The new partnership was celebrated Tuesday at the TCAT-Elizabethton campus in the Watauga Industrial Park. Corporate leaders from Kubota’s American headquarters in Grapevine, Texas, many Kubota dealers from around the region and several supervisors of career and technical education from school districts in the region attended the event.
Those who attended on Tuesday were briefed by John Lee, certified training coordinator at TCAT-Elizabethton, on how the school can provide instruction and training that will meet the latest Kubota standards for now and in the future.
Lee is a leading advocate for the National Coalition of Certified Centers (NC3), and he is working to create a curriculum that will lead to certifications on every part of training Kubota requires for its entry level and next levels of technical service representatives at Kubota dealerships.
The entry level position is called a “preventive maintenance technician” and a graduate receives a certificate of training from the school. The level 1 position is called a “technician apprentice” and graduates receive a certificate. The level 2 position is called “technician” and graduates receive a diploma. The highest level of training at the school is a level 3 technician. Graduates receive an advanced diploma.
Matt Jones, owner of Johnson City Kubota, Greene County Kubota and Mountain Kubota of Boone, N.C., said he is pleased with the partnership.
"Basically, this is the first Kubota Diesel Certified Technician program to exist in the country," Jones said. "They selected five schools from across the country and TCAT-Elizabethton is one of them. John Lee is developing the program and I really think it's going to be amazing for the folks who want to become diesel mechanics with a focus on agricultural and construction equipment."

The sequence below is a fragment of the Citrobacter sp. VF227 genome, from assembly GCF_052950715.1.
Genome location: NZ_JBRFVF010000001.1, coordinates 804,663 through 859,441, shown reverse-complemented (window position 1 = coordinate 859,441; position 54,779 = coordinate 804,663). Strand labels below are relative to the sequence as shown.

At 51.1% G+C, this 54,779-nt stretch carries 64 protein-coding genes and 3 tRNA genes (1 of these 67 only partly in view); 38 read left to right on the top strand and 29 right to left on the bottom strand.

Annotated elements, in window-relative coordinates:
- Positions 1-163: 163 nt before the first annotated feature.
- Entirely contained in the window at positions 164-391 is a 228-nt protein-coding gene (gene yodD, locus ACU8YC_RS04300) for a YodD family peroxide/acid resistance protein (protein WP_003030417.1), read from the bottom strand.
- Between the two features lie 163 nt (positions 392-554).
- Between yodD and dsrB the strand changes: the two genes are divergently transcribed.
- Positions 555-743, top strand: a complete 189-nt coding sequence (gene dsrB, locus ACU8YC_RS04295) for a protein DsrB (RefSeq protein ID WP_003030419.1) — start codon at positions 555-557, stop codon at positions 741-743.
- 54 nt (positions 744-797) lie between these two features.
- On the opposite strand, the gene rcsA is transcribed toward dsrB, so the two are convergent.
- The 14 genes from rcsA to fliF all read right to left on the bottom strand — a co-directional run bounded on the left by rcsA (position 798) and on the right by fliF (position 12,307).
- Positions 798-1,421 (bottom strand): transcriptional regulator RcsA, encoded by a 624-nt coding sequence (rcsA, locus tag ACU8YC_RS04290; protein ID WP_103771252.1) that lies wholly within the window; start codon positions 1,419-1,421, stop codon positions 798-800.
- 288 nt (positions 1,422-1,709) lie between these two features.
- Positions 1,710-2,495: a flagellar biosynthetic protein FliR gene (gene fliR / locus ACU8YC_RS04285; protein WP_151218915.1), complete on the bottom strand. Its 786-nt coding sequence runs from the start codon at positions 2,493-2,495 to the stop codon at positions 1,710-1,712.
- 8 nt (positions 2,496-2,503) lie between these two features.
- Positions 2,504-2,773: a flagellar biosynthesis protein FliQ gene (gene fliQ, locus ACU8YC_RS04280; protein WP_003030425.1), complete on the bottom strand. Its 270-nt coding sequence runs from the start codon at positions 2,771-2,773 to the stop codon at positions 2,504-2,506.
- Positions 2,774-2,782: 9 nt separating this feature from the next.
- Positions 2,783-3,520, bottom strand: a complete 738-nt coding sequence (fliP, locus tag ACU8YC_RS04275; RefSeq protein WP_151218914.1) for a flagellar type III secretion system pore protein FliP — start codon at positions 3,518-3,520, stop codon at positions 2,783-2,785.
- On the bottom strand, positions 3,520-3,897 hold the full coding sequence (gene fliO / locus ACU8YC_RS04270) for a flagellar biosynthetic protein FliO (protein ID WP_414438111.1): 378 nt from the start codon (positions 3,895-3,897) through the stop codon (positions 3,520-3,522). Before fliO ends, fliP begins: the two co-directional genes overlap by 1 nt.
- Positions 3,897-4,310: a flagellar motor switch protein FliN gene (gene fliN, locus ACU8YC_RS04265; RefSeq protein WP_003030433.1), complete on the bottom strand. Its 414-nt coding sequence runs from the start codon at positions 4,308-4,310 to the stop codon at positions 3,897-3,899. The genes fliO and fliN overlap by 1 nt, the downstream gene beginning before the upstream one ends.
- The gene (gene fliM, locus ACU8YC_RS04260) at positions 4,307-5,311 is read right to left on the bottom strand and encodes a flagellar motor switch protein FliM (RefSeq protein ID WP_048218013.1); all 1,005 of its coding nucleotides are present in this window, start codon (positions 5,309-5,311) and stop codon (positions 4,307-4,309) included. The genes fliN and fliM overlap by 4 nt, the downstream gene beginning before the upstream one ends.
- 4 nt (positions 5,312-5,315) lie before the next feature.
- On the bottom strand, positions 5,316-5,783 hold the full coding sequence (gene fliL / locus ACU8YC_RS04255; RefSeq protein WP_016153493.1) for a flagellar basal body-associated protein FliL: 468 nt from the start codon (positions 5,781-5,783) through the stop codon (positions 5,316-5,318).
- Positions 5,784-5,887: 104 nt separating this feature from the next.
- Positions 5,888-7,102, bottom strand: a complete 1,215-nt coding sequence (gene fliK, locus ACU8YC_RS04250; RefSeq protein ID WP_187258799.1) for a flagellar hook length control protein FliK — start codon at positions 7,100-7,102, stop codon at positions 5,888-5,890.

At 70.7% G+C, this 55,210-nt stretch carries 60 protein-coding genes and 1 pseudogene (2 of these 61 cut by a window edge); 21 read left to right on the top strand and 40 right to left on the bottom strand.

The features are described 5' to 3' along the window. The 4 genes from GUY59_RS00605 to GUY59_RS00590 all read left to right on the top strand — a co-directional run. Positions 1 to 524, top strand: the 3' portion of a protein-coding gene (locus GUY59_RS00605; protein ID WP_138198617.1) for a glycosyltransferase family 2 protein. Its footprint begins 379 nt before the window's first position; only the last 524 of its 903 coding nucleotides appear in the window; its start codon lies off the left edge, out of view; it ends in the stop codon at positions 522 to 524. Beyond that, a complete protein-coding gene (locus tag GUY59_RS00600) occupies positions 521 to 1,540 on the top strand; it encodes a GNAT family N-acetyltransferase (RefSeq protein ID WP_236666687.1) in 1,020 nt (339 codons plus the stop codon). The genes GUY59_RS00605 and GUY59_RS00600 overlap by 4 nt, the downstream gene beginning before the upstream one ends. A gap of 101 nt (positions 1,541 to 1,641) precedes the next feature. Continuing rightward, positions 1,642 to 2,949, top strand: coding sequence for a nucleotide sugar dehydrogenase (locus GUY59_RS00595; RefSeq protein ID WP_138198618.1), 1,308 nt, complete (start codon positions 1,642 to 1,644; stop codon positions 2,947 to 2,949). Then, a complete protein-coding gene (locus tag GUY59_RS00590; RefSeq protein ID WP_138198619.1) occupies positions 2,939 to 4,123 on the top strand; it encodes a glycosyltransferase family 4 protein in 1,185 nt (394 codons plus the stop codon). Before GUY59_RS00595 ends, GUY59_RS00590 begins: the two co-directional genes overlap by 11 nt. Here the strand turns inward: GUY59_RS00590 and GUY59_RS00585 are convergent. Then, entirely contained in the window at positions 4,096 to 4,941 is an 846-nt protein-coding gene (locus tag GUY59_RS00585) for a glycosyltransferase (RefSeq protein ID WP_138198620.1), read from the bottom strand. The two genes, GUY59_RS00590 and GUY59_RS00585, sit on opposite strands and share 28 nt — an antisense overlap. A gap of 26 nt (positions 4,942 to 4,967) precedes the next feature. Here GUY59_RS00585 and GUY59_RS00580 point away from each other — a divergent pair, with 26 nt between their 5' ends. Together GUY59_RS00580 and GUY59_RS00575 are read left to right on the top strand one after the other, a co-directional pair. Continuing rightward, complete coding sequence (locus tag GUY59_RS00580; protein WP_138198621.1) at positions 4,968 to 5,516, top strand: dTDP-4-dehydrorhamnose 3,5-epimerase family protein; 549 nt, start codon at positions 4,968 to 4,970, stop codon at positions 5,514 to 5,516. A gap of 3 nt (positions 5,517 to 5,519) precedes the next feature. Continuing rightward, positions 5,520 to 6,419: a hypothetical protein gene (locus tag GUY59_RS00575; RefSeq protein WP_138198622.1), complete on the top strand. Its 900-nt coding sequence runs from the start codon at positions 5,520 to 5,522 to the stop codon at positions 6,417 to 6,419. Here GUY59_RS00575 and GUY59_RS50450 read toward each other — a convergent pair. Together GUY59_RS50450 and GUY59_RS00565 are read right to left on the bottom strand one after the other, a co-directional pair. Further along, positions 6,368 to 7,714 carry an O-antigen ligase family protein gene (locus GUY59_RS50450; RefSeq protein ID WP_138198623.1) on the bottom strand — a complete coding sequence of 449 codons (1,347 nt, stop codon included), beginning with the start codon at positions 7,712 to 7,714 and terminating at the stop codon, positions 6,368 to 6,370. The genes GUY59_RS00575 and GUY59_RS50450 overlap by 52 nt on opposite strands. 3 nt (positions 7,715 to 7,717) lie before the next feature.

Johnson City Kubota is donating equipment for students to work on during the program and the school also will borrow specific machines for students to utilize for different portions of the course. Those who complete the program and come to work for Jones in one of his dealerships will receive a Toolbox Scholarship, which consists of a full set of tools needed to accomplish all the jobs a starting technician would require.
Jones said the program will be an enormous benefit for his Kubota dealerships.
"As our businesses have grown, our ability to support our customers and support their service needs grows," he said. "It's difficult to find trained mechanics and having this option in our back door where people cannot only become diesel mechanics but also be trained with Kubota equipment is going to be great for the future support of customers."
Jones said the new partnership was a “win-win” for both the dealerships and the technicians. "It means the learning curve will be shortened so we can quickly get people up to speed when they join our team. Their skill levels will be increased so that they can handle more challenging work. It's truly a win-win for us in terms of customer support and also for the mechanics because it won't take them as long to increase their skill level."
Lee agreed, saying it helped these workers realize the American dream of providing a good life for themselves and their family. He also said there was a third win, which was realized by TCAT-Elizabethton.
Lee said part of that win was the expansion of the facilities of the school. He announced that $300,000 is being invested to renovate the Herman Robinson Campus of the school on Arney Hill in order to provide adequate space for the expanded programs.
But Lee said there is a hope that the partnership could eventually lead to a major new building on the main campus. That $7 million building would be the Construction and Agriculture Equipment Technology Building.
Lee showed an artist conception of how the building would appear. It would be built on one of the last parcels of undeveloped land on the main campus.